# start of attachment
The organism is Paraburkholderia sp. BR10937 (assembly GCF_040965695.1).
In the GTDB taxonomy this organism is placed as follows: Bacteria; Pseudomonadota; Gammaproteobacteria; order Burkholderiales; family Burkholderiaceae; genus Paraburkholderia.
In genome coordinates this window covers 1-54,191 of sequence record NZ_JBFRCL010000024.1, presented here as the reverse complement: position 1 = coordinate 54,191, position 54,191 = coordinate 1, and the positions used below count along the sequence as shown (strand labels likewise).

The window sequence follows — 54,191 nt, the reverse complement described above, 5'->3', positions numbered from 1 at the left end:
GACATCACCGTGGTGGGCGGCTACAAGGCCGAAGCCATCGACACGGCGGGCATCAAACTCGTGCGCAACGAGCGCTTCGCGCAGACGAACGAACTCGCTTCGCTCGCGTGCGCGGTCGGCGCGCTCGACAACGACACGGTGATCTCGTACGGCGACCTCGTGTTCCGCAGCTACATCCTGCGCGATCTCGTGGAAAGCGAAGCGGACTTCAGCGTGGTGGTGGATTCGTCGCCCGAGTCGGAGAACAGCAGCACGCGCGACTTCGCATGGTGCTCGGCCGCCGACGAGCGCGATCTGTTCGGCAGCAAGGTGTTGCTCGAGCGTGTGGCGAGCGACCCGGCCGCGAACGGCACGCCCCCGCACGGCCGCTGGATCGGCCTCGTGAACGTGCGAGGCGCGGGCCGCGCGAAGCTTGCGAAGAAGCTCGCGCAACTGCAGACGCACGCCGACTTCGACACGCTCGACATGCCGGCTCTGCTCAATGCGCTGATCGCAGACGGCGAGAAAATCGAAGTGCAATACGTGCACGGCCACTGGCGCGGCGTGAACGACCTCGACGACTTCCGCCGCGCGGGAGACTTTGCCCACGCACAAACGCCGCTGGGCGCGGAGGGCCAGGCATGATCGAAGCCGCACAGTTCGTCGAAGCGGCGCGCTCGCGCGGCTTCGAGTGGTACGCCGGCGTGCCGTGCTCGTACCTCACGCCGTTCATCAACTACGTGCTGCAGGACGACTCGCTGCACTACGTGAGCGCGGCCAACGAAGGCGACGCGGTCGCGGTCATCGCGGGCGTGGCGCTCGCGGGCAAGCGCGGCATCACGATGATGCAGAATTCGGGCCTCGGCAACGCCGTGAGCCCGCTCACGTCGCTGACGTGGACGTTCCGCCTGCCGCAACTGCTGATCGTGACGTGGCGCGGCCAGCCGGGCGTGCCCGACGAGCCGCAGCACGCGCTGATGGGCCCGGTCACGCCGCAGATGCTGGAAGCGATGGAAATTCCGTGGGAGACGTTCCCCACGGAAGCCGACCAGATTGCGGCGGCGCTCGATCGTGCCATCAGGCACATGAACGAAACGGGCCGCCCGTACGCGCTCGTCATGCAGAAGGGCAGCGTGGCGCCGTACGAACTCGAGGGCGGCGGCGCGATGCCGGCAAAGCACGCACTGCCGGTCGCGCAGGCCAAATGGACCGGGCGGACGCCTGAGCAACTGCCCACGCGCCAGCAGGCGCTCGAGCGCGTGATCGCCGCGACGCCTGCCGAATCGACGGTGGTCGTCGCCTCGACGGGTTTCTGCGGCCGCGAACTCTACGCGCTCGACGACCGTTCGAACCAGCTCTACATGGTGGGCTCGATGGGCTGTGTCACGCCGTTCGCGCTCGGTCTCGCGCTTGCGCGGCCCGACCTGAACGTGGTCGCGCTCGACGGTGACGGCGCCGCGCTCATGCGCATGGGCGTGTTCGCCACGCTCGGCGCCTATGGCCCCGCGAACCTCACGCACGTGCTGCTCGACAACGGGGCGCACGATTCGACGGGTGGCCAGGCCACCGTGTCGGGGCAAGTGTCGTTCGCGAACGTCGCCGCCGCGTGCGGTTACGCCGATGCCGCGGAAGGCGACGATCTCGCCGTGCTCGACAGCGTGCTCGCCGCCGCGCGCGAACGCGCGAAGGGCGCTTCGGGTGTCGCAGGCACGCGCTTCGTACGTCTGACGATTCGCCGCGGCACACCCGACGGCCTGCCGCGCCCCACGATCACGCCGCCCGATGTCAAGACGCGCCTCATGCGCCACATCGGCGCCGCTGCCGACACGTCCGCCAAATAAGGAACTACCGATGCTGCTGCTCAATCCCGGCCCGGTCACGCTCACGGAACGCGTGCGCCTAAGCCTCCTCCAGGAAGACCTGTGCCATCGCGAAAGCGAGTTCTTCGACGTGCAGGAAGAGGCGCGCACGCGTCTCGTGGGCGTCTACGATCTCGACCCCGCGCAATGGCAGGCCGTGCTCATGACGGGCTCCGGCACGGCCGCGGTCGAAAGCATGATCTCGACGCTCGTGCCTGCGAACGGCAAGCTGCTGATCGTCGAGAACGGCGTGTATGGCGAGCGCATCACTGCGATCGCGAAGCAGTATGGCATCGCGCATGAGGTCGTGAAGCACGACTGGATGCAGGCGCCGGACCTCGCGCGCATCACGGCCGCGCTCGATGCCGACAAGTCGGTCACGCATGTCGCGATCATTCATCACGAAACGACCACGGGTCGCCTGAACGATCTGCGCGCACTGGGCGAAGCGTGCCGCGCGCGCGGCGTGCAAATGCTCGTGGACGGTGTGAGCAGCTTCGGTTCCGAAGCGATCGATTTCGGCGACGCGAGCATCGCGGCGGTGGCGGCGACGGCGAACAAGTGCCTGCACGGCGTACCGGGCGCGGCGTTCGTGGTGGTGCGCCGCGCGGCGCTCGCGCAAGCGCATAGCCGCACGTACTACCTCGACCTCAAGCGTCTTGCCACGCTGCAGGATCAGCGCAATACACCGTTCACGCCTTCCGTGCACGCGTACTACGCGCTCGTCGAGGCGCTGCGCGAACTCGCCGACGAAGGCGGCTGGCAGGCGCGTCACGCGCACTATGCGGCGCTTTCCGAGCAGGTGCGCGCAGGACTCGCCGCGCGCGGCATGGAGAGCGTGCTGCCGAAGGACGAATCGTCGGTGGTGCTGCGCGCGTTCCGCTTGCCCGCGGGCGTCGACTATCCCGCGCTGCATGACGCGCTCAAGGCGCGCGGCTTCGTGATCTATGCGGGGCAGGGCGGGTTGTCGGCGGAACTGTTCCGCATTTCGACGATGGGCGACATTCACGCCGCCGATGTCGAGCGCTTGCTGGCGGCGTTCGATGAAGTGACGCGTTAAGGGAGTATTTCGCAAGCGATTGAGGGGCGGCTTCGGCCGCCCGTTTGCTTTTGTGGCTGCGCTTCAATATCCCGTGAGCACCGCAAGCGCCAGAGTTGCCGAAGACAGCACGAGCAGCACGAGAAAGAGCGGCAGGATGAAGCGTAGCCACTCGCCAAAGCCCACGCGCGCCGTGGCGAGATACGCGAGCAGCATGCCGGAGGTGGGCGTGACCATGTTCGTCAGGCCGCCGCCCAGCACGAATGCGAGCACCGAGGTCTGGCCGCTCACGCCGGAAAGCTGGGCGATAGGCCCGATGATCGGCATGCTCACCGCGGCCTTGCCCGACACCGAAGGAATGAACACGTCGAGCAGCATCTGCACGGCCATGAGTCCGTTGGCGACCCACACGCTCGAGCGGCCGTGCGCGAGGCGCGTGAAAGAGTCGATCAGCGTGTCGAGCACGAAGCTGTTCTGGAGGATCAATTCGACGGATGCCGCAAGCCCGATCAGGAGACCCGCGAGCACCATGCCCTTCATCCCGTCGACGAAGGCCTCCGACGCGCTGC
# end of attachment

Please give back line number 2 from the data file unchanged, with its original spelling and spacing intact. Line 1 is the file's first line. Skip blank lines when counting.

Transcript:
In the GTDB taxonomy this organism is placed as follows: Bacteria; Pseudomonadota; Gammaproteobacteria; order Burkholderiales; family Burkholderiaceae; genus Paraburkholderia.